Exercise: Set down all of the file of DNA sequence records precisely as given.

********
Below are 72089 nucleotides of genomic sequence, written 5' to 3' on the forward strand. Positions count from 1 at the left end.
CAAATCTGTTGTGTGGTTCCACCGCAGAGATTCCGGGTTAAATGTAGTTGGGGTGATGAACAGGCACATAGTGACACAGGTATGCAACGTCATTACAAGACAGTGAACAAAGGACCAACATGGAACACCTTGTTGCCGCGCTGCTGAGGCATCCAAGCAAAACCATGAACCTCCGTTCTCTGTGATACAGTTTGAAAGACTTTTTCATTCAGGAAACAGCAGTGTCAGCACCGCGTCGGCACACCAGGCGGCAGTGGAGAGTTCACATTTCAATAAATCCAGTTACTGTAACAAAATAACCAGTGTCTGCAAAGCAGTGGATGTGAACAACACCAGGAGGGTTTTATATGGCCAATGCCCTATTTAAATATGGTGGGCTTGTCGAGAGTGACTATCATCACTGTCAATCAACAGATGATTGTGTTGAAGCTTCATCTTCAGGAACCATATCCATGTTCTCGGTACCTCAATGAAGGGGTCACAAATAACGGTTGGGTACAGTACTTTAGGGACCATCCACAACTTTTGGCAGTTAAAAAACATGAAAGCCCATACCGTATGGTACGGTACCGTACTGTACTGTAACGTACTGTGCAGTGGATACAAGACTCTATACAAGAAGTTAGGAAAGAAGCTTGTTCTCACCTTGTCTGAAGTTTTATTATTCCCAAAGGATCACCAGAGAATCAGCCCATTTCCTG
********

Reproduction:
Below are 72089 nucleotides of genomic sequence, written 5' to 3' on the forward strand. Positions count from 1 at the left end.
CAAATCTGTTGTGTGGTTCCACCGCAGAGATTCCGGGTTAAATGTAGTTGGGGTGATGAACAGGCACATAGTGACACAGGTATGCAACGTCATTACAAGACAGTGAACAAAGGACCAACATGGAACACCTTGTTGCCGCGCTGCTGAGGCATCCAAGCAAAACCATGAACCTCCGTTCTCTGTGATACAGTTTGAAAGACTTTTTCATTCAGGAAACAGCAGTGTCAGCACCGCGTCGGCACACCAGGCGGCAGTGGAGAGTTCACATTTCAATAAATCCAGTTACTGTAACAAAATAACCAGTGTCTGCAAAGCAGTGGATGTGAACAACACCAGGAGGGTTTTATATGGCCAATGCCCTATTTAAATATGGTGGGCTTGTCGAGAGTGACTATCATCACTGTCAATCAACAGATGATTGTGTTGAAGCTTCATCTTCAGGAACCATATCCATGTTCTCGGTACCTCAATGAAGGGGTCACAAATAACGGTTGGGTACAGTACTTTAGGGACCATCCACAACTTTTGGCAGTTAAAAAACATGAAAGCCCATACCGTATGGTACGGTACCGTACTGTACTGTAACGTACTGTGCAGTGGATACAAGACTCTATACAAGAAGTTAGGAAAGAAGCTTGTTCTCACCTTGTCTGAAGTTTTATTATTCCCAAAGGATCACCAGAGAATCAGCCCATTTCCTG